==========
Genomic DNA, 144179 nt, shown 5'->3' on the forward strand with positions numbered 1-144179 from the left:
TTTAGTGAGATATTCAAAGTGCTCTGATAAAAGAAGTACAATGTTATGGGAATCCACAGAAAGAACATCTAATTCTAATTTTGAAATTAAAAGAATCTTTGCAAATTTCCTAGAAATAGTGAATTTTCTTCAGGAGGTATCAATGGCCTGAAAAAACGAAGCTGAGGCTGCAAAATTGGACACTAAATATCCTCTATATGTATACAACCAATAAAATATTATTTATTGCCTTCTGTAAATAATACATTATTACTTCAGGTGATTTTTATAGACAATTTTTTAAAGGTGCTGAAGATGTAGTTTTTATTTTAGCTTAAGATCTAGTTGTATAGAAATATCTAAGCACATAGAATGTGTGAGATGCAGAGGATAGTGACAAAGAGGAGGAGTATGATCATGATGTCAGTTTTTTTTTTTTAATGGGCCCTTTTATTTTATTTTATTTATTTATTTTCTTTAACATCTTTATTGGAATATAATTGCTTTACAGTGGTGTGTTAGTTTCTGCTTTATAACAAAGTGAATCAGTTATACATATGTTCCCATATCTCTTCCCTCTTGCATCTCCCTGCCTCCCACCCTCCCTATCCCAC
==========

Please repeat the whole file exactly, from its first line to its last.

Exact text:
Genomic DNA, 144179 nt, shown 5'->3' on the forward strand with positions numbered 1-144179 from the left:
TTTAGTGAGATATTCAAAGTGCTCTGATAAAAGAAGTACAATGTTATGGGAATCCACAGAAAGAACATCTAATTCTAATTTTGAAATTAAAAGAATCTTTGCAAATTTCCTAGAAATAGTGAATTTTCTTCAGGAGGTATCAATGGCCTGAAAAAACGAAGCTGAGGCTGCAAAATTGGACACTAAATATCCTCTATATGTATACAACCAATAAAATATTATTTATTGCCTTCTGTAAATAATACATTATTACTTCAGGTGATTTTTATAGACAATTTTTTAAAGGTGCTGAAGATGTAGTTTTTATTTTAGCTTAAGATCTAGTTGTATAGAAATATCTAAGCACATAGAATGTGTGAGATGCAGAGGATAGTGACAAAGAGGAGGAGTATGATCATGATGTCAGTTTTTTTTTTTTAATGGGCCCTTTTATTTTATTTTATTTATTTATTTTCTTTAACATCTTTATTGGAATATAATTGCTTTACAGTGGTGTGTTAGTTTCTGCTTTATAACAAAGTGAATCAGTTATACATATGTTCCCATATCTCTTCCCTCTTGCATCTCCCTGCCTCCCACCCTCCCTATCCCAC